Milk, Dairy May Cut Risk Of Chronic Diseases Like Diabetes, Poor Heart Health

Milk, Dairy May Cut Risk Of Chronic Diseases Like Diabetes, Poor Heart Health
Milk, Dairy May Cut Risk Of Chronic Diseases Like Diabetes, Poor Heart Health

Consuming adequate amounts of milk and dairy may help stave off the chronic diseases at various stages of life, says a latest study published in the journal ‘Advances in Nutrition’. The study illustrated that there could be a positive link between the moderate intake of milk during pregnancy and birth weight, length, and bone mineral content during childhood. Researchers also said that daily intake of milk and dairy products in elderly people may reduce the risk of frailty and sarcopenia.

The following study reviewed global scientific literature on the role of dairy products in health and in the prevention of chronic diseases including cardiovascular, metabolic syndrome, colon or bladder cancer, and type 2 diabetes.It also examined the effects of milk and dairy products on the growth, bone mineral density, generation of muscle mass, and during pregnancy or breastfeeding.

Milk is replete with nutrients that can benefits your body and overall health. Milk especially, is teeming with protein, calcium, magnesium, phosphorus, potassium, zinc, selenium, vitamin A, riboflavin, vitamin B12, and pantothenic acid.

In the following study, researchers also found that a higher intake of dairy products depicted an association with decreased vertebral fracture risk.However, in the analysis of the differences between high vs. low consumption of dairy products, no association was identified between dairy product consumption and increased risk of mortality.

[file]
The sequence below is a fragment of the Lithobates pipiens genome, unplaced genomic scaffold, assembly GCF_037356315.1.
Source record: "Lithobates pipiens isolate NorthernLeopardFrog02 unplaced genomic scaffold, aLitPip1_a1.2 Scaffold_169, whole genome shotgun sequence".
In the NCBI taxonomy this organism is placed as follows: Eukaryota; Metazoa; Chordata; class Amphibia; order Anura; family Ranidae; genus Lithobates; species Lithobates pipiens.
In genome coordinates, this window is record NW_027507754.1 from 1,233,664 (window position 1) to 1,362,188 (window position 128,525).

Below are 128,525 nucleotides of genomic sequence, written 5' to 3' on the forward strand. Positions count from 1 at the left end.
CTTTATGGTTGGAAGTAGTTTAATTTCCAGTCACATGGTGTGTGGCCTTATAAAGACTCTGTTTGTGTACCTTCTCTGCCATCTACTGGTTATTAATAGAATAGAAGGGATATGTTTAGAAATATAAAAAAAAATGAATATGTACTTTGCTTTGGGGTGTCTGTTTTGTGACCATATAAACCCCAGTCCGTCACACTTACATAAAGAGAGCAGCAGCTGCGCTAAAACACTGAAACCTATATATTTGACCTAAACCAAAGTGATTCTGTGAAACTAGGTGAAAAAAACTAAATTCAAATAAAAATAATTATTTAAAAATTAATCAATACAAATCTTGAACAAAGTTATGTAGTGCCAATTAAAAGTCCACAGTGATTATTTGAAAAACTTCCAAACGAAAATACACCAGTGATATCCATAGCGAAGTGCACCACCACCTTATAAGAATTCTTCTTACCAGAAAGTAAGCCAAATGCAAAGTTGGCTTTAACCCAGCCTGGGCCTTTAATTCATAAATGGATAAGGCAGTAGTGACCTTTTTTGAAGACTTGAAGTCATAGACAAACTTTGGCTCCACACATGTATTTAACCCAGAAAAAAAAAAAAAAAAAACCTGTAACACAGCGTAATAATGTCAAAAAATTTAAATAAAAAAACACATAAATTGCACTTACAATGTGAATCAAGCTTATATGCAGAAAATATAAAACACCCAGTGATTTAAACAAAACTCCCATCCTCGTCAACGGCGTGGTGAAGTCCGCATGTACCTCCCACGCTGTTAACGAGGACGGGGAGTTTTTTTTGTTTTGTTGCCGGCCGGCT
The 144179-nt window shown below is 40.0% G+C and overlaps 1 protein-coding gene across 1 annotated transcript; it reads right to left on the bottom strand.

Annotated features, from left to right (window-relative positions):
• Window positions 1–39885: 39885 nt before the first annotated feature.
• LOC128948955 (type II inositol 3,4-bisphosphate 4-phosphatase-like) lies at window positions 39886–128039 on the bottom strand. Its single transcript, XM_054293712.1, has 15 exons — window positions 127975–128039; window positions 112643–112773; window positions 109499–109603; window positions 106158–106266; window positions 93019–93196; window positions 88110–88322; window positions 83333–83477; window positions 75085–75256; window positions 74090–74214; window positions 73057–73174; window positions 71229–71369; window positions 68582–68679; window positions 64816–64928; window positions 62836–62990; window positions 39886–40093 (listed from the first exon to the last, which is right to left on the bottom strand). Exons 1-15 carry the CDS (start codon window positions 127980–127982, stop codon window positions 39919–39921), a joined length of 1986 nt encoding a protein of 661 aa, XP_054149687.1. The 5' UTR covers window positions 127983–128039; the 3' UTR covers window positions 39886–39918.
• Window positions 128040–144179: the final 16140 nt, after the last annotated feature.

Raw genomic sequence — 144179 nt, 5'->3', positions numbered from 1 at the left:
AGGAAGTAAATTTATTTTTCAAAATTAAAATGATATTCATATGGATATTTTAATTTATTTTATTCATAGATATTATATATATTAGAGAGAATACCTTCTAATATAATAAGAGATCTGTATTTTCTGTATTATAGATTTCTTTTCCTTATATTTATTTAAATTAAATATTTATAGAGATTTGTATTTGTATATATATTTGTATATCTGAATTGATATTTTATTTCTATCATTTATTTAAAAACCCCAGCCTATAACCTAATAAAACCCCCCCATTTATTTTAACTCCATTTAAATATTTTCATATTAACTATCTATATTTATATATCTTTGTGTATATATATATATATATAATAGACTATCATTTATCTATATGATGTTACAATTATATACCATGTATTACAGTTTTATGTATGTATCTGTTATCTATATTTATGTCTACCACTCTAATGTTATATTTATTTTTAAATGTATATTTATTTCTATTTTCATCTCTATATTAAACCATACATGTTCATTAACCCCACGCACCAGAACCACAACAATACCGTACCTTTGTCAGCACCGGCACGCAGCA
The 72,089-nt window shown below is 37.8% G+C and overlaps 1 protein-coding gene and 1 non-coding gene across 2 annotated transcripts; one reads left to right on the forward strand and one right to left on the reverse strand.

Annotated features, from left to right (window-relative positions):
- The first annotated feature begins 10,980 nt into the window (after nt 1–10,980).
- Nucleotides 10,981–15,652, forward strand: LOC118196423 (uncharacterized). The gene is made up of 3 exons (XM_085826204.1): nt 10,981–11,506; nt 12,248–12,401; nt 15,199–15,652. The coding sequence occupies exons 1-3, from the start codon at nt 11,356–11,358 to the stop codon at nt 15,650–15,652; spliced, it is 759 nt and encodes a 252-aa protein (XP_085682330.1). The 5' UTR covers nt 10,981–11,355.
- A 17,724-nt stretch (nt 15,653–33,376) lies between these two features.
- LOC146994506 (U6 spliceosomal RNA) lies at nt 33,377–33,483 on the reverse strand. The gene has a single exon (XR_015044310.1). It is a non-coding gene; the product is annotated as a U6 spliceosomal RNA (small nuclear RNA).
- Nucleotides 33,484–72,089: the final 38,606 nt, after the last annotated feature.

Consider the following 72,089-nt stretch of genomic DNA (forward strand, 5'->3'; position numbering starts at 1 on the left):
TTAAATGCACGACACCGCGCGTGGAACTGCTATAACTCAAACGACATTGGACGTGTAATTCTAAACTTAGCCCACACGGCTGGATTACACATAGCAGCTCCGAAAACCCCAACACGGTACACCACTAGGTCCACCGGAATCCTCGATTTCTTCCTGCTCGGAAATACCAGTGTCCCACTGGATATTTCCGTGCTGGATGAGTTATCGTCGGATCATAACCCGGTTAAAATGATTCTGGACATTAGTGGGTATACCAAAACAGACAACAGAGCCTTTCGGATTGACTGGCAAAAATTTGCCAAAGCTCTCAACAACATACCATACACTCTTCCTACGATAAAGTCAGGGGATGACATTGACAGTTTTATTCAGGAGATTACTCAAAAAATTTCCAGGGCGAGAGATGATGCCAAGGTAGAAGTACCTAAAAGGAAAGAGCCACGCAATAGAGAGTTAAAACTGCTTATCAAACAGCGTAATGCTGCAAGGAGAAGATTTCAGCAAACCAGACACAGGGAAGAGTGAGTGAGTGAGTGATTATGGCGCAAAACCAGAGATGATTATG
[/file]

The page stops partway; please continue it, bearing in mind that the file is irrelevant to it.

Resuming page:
According to the findings, total intake of low-fat dairy products was associated with a reduced risk of metabolic syndrome, thereby suggesting that consumption of dairy may have a link with healthy heart.

Previous studies have also shown that controlled consumption of this food group is associated with a lower risk of colorectal cancer and bladder cancer, while no associations were found for prostate cancer.

The findings also suggested that the consumption of such products, especially low-fat dairy and yogurt, may be associated with a lower risk of type 2 diabetes.

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